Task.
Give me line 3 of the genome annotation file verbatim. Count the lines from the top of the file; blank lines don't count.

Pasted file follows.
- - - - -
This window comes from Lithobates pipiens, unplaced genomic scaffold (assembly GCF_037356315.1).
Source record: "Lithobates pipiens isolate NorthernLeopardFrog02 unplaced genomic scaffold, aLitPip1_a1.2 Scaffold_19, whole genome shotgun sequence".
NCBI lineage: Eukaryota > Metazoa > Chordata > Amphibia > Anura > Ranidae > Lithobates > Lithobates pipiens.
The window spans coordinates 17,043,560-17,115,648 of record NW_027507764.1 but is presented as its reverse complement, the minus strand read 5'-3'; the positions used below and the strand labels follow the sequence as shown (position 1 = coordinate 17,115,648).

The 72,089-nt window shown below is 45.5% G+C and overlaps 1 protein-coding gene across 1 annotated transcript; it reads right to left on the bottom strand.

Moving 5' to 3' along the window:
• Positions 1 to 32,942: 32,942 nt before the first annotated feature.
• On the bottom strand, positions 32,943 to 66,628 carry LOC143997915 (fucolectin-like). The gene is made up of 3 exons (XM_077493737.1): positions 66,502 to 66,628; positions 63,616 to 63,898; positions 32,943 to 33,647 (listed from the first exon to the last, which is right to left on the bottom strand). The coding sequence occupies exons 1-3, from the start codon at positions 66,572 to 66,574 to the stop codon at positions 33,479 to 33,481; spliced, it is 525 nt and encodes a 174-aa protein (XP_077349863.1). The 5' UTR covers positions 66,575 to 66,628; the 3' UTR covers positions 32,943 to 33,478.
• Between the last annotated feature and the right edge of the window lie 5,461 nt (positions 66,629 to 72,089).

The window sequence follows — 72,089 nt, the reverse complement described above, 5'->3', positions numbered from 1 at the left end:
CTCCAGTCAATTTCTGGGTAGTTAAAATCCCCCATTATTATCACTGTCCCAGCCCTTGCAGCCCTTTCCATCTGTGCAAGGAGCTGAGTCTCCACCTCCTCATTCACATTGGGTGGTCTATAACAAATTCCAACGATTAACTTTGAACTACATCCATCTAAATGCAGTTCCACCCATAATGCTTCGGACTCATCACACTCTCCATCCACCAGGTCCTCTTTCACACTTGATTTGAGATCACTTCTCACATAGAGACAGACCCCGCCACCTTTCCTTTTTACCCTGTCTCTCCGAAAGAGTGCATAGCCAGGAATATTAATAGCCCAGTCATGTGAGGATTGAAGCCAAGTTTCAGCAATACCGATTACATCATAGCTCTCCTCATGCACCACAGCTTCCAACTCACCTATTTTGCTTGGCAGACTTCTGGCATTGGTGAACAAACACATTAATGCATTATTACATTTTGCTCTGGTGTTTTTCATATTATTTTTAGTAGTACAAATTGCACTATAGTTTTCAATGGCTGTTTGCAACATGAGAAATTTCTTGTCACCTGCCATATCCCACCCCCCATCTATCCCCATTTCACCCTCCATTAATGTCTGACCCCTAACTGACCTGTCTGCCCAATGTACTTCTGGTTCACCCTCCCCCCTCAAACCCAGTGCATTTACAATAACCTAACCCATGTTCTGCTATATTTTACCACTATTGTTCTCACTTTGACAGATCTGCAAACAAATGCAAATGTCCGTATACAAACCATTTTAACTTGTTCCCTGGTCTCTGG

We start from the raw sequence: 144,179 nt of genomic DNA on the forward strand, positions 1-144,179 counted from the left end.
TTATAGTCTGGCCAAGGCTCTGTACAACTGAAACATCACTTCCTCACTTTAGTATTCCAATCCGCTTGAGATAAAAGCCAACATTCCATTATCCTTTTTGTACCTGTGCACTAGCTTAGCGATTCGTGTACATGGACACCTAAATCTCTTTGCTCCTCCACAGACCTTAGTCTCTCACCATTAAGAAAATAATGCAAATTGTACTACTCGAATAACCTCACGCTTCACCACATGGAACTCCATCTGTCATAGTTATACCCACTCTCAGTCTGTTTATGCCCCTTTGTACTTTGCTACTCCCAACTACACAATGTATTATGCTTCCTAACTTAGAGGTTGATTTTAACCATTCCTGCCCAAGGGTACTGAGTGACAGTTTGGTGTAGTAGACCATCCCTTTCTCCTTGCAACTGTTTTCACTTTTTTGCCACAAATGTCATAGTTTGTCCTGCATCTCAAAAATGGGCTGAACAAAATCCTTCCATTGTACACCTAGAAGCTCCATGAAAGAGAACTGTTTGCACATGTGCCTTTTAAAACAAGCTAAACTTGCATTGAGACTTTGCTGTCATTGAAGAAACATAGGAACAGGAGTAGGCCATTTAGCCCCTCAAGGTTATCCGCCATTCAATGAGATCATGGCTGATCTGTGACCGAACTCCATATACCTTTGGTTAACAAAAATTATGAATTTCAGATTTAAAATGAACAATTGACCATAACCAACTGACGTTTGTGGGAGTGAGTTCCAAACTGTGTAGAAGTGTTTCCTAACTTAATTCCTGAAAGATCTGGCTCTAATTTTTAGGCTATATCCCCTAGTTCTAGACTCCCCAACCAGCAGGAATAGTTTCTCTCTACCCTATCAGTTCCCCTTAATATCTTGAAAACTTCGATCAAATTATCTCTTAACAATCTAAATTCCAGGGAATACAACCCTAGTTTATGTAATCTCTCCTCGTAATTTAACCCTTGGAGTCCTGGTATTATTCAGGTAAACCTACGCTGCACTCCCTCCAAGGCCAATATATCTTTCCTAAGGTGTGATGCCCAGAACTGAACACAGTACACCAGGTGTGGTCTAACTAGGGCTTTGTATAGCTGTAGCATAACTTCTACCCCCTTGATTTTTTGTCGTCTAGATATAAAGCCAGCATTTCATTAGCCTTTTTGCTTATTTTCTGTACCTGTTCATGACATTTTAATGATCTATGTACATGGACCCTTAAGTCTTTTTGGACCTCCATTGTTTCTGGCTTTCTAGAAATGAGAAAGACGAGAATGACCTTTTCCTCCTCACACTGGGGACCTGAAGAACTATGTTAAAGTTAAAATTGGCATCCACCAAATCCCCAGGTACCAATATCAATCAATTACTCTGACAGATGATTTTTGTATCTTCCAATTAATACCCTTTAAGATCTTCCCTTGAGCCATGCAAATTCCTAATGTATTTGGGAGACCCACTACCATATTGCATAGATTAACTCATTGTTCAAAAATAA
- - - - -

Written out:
NCBI lineage: Eukaryota > Metazoa > Chordata > Amphibia > Anura > Ranidae > Lithobates > Lithobates pipiens.